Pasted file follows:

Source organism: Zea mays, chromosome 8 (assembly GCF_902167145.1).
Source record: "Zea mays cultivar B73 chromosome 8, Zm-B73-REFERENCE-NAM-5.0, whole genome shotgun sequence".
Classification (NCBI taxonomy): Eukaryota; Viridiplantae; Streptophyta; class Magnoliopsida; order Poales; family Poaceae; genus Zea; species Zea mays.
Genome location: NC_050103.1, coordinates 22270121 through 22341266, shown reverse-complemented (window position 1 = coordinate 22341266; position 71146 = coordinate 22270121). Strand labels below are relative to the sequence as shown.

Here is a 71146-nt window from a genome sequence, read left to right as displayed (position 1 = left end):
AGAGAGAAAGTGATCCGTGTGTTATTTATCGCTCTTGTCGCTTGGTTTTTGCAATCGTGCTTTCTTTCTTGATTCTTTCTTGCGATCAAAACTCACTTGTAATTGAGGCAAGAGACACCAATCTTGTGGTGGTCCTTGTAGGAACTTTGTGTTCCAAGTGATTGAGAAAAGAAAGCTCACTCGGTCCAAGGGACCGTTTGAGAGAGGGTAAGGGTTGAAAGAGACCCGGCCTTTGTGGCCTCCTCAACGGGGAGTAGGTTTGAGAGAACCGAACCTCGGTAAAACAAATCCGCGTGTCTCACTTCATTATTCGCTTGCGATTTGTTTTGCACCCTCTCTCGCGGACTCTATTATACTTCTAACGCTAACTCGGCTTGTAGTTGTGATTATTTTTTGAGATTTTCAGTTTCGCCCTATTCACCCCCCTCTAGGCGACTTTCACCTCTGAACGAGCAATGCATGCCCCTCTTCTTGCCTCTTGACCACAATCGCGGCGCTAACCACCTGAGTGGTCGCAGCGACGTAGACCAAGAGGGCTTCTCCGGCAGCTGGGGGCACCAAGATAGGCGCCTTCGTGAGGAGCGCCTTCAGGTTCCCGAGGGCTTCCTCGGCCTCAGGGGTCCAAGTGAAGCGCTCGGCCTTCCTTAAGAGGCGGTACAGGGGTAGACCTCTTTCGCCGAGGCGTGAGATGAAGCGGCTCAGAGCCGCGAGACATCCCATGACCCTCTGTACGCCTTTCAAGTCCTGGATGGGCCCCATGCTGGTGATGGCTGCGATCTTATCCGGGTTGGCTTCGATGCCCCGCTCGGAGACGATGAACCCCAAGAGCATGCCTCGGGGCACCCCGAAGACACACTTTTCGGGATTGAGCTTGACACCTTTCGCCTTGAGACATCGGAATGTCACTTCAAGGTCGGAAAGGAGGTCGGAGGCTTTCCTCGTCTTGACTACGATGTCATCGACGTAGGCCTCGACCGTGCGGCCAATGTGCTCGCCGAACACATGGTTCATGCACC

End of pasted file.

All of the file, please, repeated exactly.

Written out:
Source organism: Zea mays, chromosome 8 (assembly GCF_902167145.1).
Source record: "Zea mays cultivar B73 chromosome 8, Zm-B73-REFERENCE-NAM-5.0, whole genome shotgun sequence".
Classification (NCBI taxonomy): Eukaryota; Viridiplantae; Streptophyta; class Magnoliopsida; order Poales; family Poaceae; genus Zea; species Zea mays.
Genome location: NC_050103.1, coordinates 22270121 through 22341266, shown reverse-complemented (window position 1 = coordinate 22341266; position 71146 = coordinate 22270121). Strand labels below are relative to the sequence as shown.

Here is a 71146-nt window from a genome sequence, read left to right as displayed (position 1 = left end):
AGAGAGAAAGTGATCCGTGTGTTATTTATCGCTCTTGTCGCTTGGTTTTTGCAATCGTGCTTTCTTTCTTGATTCTTTCTTGCGATCAAAACTCACTTGTAATTGAGGCAAGAGACACCAATCTTGTGGTGGTCCTTGTAGGAACTTTGTGTTCCAAGTGATTGAGAAAAGAAAGCTCACTCGGTCCAAGGGACCGTTTGAGAGAGGGTAAGGGTTGAAAGAGACCCGGCCTTTGTGGCCTCCTCAACGGGGAGTAGGTTTGAGAGAACCGAACCTCGGTAAAACAAATCCGCGTGTCTCACTTCATTATTCGCTTGCGATTTGTTTTGCACCCTCTCTCGCGGACTCTATTATACTTCTAACGCTAACTCGGCTTGTAGTTGTGATTATTTTTTGAGATTTTCAGTTTCGCCCTATTCACCCCCCTCTAGGCGACTTTCACCTCTGAACGAGCAATGCATGCCCCTCTTCTTGCCTCTTGACCACAATCGCGGCGCTAACCACCTGAGTGGTCGCAGCGACGTAGACCAAGAGGGCTTCTCCGGCAGCTGGGGGCACCAAGATAGGCGCCTTCGTGAGGAGCGCCTTCAGGTTCCCGAGGGCTTCCTCGGCCTCAGGGGTCCAAGTGAAGCGCTCGGCCTTCCTTAAGAGGCGGTACAGGGGTAGACCTCTTTCGCCGAGGCGTGAGATGAAGCGGCTCAGAGCCGCGAGACATCCCATGACCCTCTGTACGCCTTTCAAGTCCTGGATGGGCCCCATGCTGGTGATGGCTGCGATCTTATCCGGGTTGGCTTCGATGCCCCGCTCGGAGACGATGAACCCCAAGAGCATGCCTCGGGGCACCCCGAAGACACACTTTTCGGGATTGAGCTTGACACCTTTCGCCTTGAGACATCGGAATGTCACTTCAAGGTCGGAAAGGAGGTCGGAGGCTTTCCTCGTCTTGACTACGATGTCATCGACGTAGGCCTCGACCGTGCGGCCAATGTGCTCGCCGAACACATGGTTCATGCACC